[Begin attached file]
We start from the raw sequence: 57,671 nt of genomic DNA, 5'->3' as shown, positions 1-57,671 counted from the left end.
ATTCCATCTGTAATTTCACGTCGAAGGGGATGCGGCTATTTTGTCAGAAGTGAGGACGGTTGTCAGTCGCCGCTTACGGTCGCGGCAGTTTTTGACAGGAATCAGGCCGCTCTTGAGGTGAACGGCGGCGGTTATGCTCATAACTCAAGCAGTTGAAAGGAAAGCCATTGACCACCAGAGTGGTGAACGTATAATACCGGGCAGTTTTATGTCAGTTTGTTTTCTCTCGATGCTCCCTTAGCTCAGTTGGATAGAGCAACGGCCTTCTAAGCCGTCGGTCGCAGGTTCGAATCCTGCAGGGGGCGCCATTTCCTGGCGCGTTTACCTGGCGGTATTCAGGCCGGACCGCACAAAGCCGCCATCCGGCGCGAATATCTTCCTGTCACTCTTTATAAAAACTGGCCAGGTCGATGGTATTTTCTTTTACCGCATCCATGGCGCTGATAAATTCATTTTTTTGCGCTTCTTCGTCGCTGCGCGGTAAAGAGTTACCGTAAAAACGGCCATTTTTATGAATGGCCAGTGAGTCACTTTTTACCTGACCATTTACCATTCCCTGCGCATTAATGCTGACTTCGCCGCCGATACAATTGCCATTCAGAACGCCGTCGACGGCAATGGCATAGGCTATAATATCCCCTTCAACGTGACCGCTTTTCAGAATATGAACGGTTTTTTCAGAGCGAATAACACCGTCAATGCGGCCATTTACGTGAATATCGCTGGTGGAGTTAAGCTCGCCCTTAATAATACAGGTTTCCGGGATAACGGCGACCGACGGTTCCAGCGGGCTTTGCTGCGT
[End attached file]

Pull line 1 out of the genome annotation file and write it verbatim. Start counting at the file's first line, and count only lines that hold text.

We start from the raw sequence: 57,671 nt of genomic DNA, 5'->3' as shown, positions 1-57,671 counted from the left end.